Expanded from the article Slackorality published in Beat Magazine, Aug/Sep 2004, Vol. 23, No. 4.
Wayne Marshall and Vybz Kartel tease, Why you chewing it when you should be screwing it? I know you never see a curry or a stew in it, in their 2003 hit Why You Doing It?
Dancehall lyrics have always mirrored Jamaican society. Lyrics reflected gun culture in the 1980s promoting violence, the girl tunes in the 1990s promoted shallow and abundant sex, the battyman tunes called for the killing of homosexuals, and now in 2004 we have a new breed of lyrics: the no nyam pum pum set. More frankly in plain English, the dont eat pussy lyrics.
As a woman, these lyrics fascinate me. Where did they come from? What is the root of this issue? How does this message manifest in the music? Why are these songs getting such big forwards? And lastly, what are the implications for women? My intent is not to burn fyah or pass judgment on the entire culture, rather to take an anthropological look at the subject by talking to various artists and women in the society. These songs are, in fact, a guilty pleasure for me, yet I am also equally disgusted when I read the lyrics. The anti-oral sex theme is an equal opportunity issue in Caribbean culture; however, men are the dominant voice of the dancehall so the male perspective transmits much louder. The anti-oral sex songs, albeit fun, energetic, and playful are ultimately fundamental in keeping women oppressed.
I found many hypotheses about the root of the issue. First, oral sex is a taboo because, according to the Bible, womens menstruation makes that area “unclean at all times (see Leviticus 15:19 -20). Second, fearful of homosexuality, a man doesnt want to put his mouth where another man has “been. Third, in a patriarchal society, oral sex puts males in a subservient position and most men, nah bow down to women.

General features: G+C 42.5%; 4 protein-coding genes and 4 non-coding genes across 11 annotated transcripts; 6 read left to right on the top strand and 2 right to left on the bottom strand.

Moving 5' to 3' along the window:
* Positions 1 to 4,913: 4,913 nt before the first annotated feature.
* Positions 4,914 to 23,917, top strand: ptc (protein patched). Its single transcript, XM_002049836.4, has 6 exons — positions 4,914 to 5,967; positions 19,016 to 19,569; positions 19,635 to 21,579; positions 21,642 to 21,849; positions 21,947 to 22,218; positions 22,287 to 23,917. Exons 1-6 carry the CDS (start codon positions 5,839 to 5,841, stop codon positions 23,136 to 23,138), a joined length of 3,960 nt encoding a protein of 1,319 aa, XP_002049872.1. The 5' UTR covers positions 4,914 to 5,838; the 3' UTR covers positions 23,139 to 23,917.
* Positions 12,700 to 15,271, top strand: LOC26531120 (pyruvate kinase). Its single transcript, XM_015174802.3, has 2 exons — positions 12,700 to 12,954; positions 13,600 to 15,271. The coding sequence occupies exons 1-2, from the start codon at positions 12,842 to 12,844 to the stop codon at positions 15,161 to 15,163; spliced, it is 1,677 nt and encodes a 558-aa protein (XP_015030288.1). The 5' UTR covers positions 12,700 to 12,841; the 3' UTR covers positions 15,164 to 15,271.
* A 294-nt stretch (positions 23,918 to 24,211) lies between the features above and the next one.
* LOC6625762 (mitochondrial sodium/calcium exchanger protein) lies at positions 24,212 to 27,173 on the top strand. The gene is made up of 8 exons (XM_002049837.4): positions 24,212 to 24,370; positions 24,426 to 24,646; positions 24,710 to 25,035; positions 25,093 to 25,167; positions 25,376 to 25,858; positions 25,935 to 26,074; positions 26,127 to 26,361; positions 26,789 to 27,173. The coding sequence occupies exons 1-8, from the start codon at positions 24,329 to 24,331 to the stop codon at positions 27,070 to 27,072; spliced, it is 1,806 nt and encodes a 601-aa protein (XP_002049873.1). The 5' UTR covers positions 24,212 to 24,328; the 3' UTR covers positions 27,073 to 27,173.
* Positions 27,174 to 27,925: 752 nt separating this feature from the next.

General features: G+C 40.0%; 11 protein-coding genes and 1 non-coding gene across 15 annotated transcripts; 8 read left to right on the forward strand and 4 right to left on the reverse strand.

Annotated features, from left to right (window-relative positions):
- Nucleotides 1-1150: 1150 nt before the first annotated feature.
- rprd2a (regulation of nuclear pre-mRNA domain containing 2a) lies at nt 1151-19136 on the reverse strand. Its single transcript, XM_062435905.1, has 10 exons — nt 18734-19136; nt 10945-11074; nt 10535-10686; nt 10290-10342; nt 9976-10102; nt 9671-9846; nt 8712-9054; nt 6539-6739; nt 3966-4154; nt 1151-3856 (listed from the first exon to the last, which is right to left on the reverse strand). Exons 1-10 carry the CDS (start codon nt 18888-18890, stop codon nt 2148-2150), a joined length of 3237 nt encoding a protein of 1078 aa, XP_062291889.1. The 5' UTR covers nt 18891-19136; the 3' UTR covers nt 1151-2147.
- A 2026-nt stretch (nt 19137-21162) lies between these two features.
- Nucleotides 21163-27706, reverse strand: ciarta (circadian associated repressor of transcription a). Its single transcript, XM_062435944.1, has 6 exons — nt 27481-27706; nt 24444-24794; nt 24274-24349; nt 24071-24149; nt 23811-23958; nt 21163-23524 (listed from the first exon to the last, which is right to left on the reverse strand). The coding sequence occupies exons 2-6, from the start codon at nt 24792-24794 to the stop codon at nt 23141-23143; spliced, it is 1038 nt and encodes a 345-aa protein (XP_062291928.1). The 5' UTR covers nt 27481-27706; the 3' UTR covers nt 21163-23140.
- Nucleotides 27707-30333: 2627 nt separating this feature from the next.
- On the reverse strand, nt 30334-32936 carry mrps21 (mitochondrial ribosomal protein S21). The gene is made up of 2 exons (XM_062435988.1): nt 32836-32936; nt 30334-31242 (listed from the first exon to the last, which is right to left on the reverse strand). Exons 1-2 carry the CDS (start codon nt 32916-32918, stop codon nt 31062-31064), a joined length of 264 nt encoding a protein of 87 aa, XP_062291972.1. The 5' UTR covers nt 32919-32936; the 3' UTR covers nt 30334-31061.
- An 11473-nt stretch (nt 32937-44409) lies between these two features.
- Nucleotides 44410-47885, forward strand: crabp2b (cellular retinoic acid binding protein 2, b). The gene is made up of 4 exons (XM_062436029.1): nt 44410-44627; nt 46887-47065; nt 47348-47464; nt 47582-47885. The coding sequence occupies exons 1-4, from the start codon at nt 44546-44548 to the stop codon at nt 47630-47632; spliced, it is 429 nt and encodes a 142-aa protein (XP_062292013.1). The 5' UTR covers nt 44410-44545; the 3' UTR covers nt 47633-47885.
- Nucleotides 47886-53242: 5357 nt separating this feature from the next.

The foundation of the issue, however, seems rooted in a religious context. The Bible doesnt say anything specific against oral sex and we know that the practice has been around since ancient Indian times because of pictures in the Kama Sutra (5th century A.D.). The Bible does advocate both for reproduction and sexual morality:
And God blessed them, saying, be fruitful, and multiply, and fill the waters in the seas, and let fowl multiply in the earth.
It is God’s will that you should be sanctified: that you should avoid sexual immorality; that each of you should learn to control his own body in a way that is holy and honorable, not in passionate lust like the heathen, who do not know God For God did not call us to be impure, but to live a holy life.
–1 Thessalonians 4:3 ,4,5,7
Being fruitful and multiplying is an important aspect of a sexual encounter; therefore oral sex is futile. As Vybz Kartel and Wayne Marshall humorously relate, there isnt food down there, so why eat it?
Biblical allusions do explain this cultural phenomenon, however, a man who deliberately withholds giving pleasure to a woman objectifies his partner as a vessel for his own pleasure, rather than viewing her as an equal partner.
As I listened to a string of girl tunes, the messages were powerful and overwhelming: shes hot; she calls me too much; Im in love with (x number of) women; I want to sex her; girls are fighting over me; I want to breed up the girls; she wont leave me alone; I like new pussy; her pussy is too tight or too loose; shes dumb; shes wants me for my money; I like her for her money, and lastly, shes got a disease. This does not speak well of the status of womanhood in the Caribbean.